WASHINGTON — Rep. Kendra Horn stood, cheered and high-fived her female peers as they gathered in a sea of white for Tuesday night’s State of the Union address.
“It’s almost beyond description,” Horn said of the moment President Donald Trump noted the record-breaking number of women serving in the 116th Congress. “Standing there with those women and looking around and recognizing history and the potential that we have to do something great … (I got) a lump in my throat and my stomach definitely did a few flips.”
Horn, a representative for Oklahoma’s 5th Congressional District, was among the majority of Democratic women who donned white to celebrate the 100th anniversary of the 19th Amendment that gave women the right to vote.
She said she was honored to stand with so many women, many of whom are there to make a difference in their communities.
Trump touted a bipartisan message of unity during his address. Horn said she was glad to hear Trump talk about the need to work across the aisle, including on issues like criminal justice reform, lowering the cost of prescription drugs and addressing the student loan crisis.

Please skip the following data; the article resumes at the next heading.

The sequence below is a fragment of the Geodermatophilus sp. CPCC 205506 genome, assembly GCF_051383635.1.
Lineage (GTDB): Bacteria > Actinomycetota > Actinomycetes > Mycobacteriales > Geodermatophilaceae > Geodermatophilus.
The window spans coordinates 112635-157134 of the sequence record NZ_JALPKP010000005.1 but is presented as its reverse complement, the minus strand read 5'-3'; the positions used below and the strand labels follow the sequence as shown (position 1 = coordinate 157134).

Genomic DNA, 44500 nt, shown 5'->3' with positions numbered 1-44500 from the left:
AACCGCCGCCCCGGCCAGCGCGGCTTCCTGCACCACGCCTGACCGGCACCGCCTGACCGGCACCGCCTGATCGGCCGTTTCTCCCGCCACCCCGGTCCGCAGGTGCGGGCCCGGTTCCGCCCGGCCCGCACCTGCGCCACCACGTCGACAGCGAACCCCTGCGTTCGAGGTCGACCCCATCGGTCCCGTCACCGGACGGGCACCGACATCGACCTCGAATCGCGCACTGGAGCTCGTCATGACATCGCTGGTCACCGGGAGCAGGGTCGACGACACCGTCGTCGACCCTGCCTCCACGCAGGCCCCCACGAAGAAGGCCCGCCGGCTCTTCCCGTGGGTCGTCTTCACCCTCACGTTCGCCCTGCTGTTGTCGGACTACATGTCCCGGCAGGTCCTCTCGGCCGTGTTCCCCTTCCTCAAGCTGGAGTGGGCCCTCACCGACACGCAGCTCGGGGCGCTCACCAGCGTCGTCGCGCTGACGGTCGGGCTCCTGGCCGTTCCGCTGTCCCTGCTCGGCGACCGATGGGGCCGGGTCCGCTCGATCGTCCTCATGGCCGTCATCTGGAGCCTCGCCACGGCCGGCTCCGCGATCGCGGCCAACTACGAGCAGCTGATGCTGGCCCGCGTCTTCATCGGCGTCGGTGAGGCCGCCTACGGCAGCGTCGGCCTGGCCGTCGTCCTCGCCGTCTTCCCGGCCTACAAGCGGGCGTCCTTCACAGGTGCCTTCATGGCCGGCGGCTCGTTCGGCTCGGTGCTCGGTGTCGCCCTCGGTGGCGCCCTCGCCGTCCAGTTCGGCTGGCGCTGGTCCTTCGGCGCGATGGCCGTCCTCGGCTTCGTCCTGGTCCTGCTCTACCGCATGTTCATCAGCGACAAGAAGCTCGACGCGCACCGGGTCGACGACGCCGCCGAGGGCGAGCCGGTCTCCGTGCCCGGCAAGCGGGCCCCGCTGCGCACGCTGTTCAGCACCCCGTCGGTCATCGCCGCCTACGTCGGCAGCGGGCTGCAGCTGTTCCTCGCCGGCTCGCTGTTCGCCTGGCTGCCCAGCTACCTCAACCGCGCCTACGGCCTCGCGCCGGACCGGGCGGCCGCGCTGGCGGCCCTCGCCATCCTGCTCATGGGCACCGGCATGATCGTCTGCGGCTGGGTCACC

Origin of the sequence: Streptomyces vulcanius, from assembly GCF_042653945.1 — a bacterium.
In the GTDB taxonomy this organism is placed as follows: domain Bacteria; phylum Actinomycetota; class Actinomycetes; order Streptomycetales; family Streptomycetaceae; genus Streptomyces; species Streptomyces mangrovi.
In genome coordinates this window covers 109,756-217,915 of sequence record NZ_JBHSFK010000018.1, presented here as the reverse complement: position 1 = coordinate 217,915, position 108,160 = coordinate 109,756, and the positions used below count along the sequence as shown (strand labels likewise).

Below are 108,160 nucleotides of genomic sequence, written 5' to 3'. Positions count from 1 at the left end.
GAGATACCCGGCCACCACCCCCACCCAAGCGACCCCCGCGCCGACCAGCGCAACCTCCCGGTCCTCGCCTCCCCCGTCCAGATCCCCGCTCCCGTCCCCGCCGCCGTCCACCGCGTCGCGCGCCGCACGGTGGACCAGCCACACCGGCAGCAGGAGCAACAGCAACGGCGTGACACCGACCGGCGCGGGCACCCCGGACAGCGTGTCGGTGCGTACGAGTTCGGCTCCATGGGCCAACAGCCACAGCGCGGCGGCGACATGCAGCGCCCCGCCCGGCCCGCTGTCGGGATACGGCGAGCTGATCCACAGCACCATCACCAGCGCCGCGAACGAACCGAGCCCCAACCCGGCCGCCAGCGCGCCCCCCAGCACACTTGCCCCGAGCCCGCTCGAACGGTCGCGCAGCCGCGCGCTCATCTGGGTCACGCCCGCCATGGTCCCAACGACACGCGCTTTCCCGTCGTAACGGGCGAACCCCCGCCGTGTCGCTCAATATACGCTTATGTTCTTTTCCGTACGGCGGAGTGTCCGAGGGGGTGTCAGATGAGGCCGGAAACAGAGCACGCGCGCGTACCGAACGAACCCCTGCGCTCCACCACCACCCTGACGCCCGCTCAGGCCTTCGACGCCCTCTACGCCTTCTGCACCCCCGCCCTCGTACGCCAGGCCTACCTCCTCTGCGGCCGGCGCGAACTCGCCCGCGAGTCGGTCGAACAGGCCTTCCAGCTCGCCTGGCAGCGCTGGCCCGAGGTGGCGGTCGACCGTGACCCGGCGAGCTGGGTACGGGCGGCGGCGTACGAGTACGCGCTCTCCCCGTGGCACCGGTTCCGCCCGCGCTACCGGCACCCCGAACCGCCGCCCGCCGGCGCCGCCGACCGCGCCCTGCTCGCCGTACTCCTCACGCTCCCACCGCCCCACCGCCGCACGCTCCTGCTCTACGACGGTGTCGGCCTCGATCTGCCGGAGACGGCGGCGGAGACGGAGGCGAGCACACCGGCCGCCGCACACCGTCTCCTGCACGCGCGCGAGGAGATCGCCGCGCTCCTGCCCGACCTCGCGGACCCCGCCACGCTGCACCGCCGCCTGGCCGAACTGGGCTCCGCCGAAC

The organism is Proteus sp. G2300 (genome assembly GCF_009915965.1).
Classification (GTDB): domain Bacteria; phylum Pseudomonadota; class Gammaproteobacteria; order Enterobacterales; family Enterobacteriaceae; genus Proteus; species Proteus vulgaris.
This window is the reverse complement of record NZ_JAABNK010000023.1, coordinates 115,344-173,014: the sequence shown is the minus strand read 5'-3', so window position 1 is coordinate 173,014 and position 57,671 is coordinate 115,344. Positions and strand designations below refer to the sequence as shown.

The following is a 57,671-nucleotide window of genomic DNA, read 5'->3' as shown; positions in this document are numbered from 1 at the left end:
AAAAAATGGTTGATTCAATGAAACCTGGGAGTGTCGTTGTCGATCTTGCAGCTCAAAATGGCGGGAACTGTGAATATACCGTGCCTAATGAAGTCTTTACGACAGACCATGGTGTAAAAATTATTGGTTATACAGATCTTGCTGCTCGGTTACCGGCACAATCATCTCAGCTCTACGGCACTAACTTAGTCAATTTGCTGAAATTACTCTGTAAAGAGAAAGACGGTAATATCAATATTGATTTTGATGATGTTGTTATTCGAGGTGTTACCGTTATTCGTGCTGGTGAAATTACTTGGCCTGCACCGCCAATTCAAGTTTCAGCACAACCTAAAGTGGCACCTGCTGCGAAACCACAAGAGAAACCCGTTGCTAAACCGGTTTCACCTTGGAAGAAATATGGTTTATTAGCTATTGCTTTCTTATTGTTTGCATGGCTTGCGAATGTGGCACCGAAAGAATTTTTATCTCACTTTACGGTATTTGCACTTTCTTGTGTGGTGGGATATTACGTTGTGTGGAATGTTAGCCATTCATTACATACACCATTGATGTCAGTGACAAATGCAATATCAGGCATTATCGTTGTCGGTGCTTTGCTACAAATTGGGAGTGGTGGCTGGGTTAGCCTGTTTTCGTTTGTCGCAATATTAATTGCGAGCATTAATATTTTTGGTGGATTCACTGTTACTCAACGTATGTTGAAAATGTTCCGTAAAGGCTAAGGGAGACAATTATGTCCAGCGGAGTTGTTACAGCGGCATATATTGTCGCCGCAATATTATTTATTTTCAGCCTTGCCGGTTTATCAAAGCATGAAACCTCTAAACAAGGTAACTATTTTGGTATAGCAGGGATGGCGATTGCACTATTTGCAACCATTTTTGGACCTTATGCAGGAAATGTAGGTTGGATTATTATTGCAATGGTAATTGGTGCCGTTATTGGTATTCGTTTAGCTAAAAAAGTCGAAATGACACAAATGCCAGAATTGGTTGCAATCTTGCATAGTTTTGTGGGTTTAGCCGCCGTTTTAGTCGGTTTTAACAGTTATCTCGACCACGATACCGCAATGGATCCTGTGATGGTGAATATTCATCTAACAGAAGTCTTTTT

Throughout the address, Horn joined the Democratic side of the House floor in sitting in silence on several issues while their Republican counterparts erupted in cheers. At other times, she stood and clapped while other women in white remained seated, especially on issues of military spending and oil and gas.
“My reactions, and when I stood and when I didn’t, really come back to my belief that … I’m here to represent every single person in the 5th Congressional District,” Horn said. “My number one focus is on doing the right thing, on fiscal responsibility and taking care of people in our district.”
Horn echoed the same sentiment that Trump opened and concluded his address with — one of bipartisanship and unity.
“We must choose whether we are defined by our differences — or whether we dare to transcend them,” Trump said.
“I’ve said for a long time, I think there’s more that unites us than divides us,” Horn said.
Horn sits on the prominent House armed services committee that is recognized as one of the most bipartisan committees and serves as the chair of the House subcommittee on space and aeronautics.
Horn is one of 35 women elected in the freshman congressional class. Eighty-nine out of 102 women in the U.S. House are Democrats.
Gaylord News is a Washington reporting project of the Gaylord College of Journalism and Mass Communication at the University of Oklahoma.